I thought I was unusual. One day, I observed a classmate downloading a game from the internet. Once the download had completed, he immediately started the installation process. "Aren't you going to check the file is not corrupt?" I asked. "What? I don't do that." was the reply. Now I know.
Originally, I started checking the md5, sha1, and sha256 hashes whenever possible to verify the 'authenticity' of the installers I downloaded. Something that constantly bothered me was that some download providers do not provide the checksums associated with the files they were providing. In these situations, I felt that I had to rely on luck for my download to not be corrupt and modified on the way. Verifying checksums on Windows was a hassle. That is something I do not miss.
Later, an incident proved that it was indeed wise to verify checksums. I downloaded XAMPP ("an easy to install Apache distribution containing MariaDB, PHP and Perl"), and thankfully, the sha1 sums were provided. For the first two downloads, the hashes I calculated did not match the one provided on the site. The third download matched. Through this, I avoided a corrupt (or possibly malicious) download. Installing software on Windows was a relative headache.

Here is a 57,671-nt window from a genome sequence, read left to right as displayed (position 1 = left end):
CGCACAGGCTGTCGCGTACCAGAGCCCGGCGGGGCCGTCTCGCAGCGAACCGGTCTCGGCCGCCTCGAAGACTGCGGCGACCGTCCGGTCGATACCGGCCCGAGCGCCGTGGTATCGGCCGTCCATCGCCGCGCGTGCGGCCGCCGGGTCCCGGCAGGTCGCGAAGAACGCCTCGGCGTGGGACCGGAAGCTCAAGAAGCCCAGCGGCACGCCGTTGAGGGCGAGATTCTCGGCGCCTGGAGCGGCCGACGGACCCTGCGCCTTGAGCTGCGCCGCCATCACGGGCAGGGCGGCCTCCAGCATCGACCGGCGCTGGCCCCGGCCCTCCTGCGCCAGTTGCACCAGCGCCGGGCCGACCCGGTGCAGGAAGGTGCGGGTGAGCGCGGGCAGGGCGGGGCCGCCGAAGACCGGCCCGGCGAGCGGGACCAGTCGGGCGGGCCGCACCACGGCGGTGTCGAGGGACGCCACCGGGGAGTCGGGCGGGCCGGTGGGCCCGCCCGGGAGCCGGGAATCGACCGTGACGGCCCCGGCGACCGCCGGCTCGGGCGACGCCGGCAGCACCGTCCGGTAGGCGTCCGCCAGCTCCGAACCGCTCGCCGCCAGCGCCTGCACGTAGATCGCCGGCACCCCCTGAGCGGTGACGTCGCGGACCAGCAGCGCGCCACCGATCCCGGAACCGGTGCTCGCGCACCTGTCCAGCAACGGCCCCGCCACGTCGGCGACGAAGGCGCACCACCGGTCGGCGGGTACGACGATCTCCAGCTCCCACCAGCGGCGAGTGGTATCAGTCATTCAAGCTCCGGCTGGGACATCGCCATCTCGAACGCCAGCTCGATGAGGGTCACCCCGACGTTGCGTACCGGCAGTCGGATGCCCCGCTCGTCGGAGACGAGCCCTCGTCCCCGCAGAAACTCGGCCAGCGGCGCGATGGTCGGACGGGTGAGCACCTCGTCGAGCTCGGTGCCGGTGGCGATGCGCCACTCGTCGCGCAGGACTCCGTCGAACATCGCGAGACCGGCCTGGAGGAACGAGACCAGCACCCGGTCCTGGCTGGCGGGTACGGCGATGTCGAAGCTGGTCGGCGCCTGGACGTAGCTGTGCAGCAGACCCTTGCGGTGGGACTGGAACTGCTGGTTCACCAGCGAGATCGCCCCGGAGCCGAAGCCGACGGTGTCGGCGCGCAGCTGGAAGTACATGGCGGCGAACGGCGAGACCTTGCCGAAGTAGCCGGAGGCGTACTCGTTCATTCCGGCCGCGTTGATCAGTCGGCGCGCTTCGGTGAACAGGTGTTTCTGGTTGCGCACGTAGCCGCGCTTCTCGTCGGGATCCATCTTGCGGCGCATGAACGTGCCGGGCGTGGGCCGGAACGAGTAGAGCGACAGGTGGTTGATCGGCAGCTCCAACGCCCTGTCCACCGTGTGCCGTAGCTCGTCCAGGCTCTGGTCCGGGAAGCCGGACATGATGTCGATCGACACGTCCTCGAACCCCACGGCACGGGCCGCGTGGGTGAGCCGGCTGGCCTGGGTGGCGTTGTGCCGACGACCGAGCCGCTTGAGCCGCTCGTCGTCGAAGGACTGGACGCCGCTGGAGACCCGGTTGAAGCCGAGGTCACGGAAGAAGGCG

Then, I rediscovered the Debian family. APT was a refreshing change to the way I used to install software on Windows. A central repository (app store) for software? Yes! Automatic checksum verification, and cryptographic verification of the checksums that are used to compare against the downloaded packages? Yes! Less to think about. Just plug and play. APT was probably the big reason why I have stayed on with the Debian family. I have found UNIX-like operating systems to be very flexible, allowing me to build software in a way that makes more sense to me. As a bonus, Raspbian, the OS that runs on the Raspberry Pi, is also part of the Debian family. Such wonders.
Sometimes, manual verification cannot be avoided. A notable case is when I download and verify the image of an OS. When I download FreeBSD, Debian, or Ubuntu, I will always do my best to verify the GPG signatures provided.
In the last month, I have become more and more interested in the Red Hat family, particularly CentOS. We will see how yum does things. I am quite sure that there will be no going back to the manual way of downloading and verifying. Excellent!